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67 U. Colo. L. Rev. 1 (1996)


This article explores the specific question of setting a legal maximum for credit card interest rates. There has been extensive discussion in the popular press of the explosion of credit card use and the extraordinarily high interest rates people are willing to pay, through various fees and interest charges, to use them. Classic free-market economic arguments have been used to prevent the imposition of a federal cap on credit card interest rates, but there is strong evidence that economic models inadequately explain the credit card market and that a lack of interest rate controls has produced a dramatic transfer of wealth from consumers to the major credit card issuers, most of which are large national banks. I argue that this absence of regulation, which relies primarily on traditional liberal economic arguments for support, either (1) ignores the irrational nature of a consumer culture and promotes an extremely limited view of what is good social and economic policy, or (2) understands the irrational nature of consumers all too well and is designed to confer special benefits on the lenders of money. The result is a legal policy that promotes consumption and acquisitiveness and encourages behavior, such as greed, that the culture has traditionally labeled undesirable. After I observe the "real world" activity of a large number of credit card holders and examine effects this prevailing legal regime has had on consumers, I make two major arguments. First, allowing the market alone to set interest rates on credit cards is a one-sided legal policy that promotes consumption and debt among consumers, while producing unusually high profits for credit card issuers. Moreover, adherence to this one-sided policy has allowed the law to become a tool of the special interests that benefit from the promotion of high consumer debt and consumption. Second, the establishment of realistic interest rate controls in the credit card market would be preferable to the present system for two important reasons: (1) as a legal policy, interest rate controls more fairly balance the interests of consumers and credit card issuers than the current laissez-faire policy; and (2) the market is not an entity that exists separately from the larger cultural values and traditions of our society. Usury laws have been used throughout history to exercise social control over economic relationships that, unchecked, tend to degenerate into exploitation and other socially counterproductive behavior.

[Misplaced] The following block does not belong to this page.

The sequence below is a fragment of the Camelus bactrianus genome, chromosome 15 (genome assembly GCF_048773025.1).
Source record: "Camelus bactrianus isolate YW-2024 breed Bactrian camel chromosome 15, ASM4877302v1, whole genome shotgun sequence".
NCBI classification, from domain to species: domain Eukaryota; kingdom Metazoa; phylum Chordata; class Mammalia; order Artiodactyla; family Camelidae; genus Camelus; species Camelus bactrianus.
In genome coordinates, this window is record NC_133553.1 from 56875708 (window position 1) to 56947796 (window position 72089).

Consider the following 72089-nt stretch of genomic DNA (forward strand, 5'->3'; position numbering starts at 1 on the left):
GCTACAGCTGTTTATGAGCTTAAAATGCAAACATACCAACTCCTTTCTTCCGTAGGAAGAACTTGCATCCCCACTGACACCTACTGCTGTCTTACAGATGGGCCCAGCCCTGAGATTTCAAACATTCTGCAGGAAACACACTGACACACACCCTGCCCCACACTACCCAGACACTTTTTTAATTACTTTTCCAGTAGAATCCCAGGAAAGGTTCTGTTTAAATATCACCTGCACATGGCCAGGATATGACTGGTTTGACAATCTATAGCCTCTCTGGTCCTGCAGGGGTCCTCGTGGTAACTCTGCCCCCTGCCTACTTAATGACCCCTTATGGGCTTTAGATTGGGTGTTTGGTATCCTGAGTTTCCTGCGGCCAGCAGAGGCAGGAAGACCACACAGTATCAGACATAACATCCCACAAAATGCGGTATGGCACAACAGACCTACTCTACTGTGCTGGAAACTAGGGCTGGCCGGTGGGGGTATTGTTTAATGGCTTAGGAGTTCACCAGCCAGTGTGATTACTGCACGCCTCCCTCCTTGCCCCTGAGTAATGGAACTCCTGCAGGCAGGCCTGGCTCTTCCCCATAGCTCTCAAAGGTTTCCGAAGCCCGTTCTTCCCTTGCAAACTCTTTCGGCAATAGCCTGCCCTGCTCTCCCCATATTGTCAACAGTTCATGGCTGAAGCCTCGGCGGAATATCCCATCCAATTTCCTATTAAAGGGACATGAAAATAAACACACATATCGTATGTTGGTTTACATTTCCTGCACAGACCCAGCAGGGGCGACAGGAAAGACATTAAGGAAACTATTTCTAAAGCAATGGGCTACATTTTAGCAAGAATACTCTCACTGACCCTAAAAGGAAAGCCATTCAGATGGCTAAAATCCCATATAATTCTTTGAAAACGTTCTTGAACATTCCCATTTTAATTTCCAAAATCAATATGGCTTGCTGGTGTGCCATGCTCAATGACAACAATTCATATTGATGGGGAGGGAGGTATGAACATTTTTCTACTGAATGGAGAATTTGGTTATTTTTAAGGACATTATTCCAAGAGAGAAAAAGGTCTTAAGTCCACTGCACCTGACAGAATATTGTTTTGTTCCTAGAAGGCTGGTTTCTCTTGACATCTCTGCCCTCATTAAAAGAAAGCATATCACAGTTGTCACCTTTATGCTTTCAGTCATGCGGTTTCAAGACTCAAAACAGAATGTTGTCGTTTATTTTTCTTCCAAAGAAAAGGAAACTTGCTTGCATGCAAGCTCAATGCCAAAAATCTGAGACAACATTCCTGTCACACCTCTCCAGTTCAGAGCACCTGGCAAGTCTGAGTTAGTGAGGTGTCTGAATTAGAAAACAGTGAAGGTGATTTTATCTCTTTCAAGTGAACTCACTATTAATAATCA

Part I of this article examines the current state of the credit card industry and reviews the major legislative and judicial developments over the last twenty years that effectively have deregulated credit card interest rates. Part II explores the economic arguments against interest rate regulation and examines important weaknesses in these arguments as they apply to the credit card market. Part III presents challenges to some of the accepted economic arguments supporting deregulation and raises some additional arguments concerning the negative effects of a lack of interest rate controls on credit cards. Finally, Part IV offers some general observations about reforming the credit card market and argues that reasonable interest rate controls, although they may tend to restrict the amount of credit available, are essential because they help to keep market interactions in line with important values of the larger culture.


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